Monday, April 18, 2011

Review of "Levi Johnston's Blues" by Ben Folds and Nick Hornby

Last week, I assigned writing a persona poem to my beginning poetry class, which is always an interesting way to explore new material. To help give them a sense of a persona poem, I assigned the classic Browning poem, “My Last Duchess,” a few by Ai, Eminem’s “Without Me,” and a couple of songs off of Ben Folds and Nick Hornby’s latest album, Lonely Avenue, that is all persona songs. We looked at “Levi Johnston’s Blues” in particularly, which is one of my favorites.

Here’s a link where you can listen to the song and read the lyrics:

One of the many aspects about this song that interests me is how the media in the song serve as a modern version of those ancient Greek choruses that warn characters what will be their fates. Famous Briston-Palin-ex-fiancé walks out of his house one morning and is surprised to find “three thousand cameras” pointing at him. The media then explain their presence and say, “Well, you’ve knocked up the VP nominee’s daughter.” And this is when Levi begins his lesson—which begins with a feeble attempt to take control: “So, I tell him, No, you got it wrong, Mister. / Already got a girl and her name’s Bristol. / They all laugh and say, where you been, Sonny. / Your mother-in-law’s a heartbeat from the presidency.”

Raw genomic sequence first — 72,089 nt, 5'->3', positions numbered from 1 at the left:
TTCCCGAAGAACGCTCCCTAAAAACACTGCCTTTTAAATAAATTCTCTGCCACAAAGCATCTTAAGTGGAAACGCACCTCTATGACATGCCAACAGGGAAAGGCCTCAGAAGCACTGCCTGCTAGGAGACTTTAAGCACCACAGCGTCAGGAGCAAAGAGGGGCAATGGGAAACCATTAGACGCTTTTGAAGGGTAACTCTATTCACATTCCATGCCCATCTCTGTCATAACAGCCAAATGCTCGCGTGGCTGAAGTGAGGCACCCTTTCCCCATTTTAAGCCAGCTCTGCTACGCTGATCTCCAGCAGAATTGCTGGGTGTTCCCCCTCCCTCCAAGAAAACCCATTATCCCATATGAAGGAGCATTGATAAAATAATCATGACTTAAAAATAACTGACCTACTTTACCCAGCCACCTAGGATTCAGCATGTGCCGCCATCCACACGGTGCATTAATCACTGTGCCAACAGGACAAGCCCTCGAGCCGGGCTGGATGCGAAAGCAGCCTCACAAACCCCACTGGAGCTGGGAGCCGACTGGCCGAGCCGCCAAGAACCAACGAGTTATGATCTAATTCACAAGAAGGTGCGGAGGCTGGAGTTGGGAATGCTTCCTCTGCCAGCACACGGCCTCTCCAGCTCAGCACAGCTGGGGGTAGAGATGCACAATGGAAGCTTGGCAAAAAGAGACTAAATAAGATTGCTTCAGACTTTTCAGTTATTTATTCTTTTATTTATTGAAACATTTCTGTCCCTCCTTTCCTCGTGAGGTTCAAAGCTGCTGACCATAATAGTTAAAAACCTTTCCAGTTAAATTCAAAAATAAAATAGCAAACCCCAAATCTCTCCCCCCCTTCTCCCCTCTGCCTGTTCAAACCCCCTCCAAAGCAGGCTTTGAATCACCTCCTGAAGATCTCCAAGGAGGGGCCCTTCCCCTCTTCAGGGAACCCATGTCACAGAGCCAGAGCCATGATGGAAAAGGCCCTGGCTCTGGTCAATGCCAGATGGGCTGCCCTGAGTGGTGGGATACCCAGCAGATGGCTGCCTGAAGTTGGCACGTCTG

Right after this verse the music becomes a bit more melancholy as Levi then attempts feeble assertion number two: “I say, Mother-in-law? No. We ain’t getting married. / They say, you will be soon, Boy, she just announced it.” The music at this section is a little quiet, almost elegiac as it’s clear this “Boy” is getting schooled—and fast. Here the media are aware of their power; if something is announced, even if untrue, it can be the truth. And in Levi’s case, his actions are no longer simply his. So, when we come to the chorus with a bleacher foot-stop beat, it sounds assertive, but it’s actually a feeble attempt to take control and sounds like what it is: a teenager telling an adult who he is and the adult shrugging it off, knowing that’s more wishful thinking than reality. I think this is why I don’t find the chorus mocking Levi, but asserting a dream of an independent, can-make-his-own-choices sort of guy: “I’m a fucking redneck, I live to hang out with the boys / Play some hockey, do some fishing, kill some moose. / I like to shoot the shit and do some chillin’, I guess / you fuck with me and I’ll kick your ass.” The last two lines are especially all bluff and bravado, especially considering what comes later: “And when I try to tell them I’m eighteen years old / they say, Levi, it’s too late. You gotta do as you’re told.”

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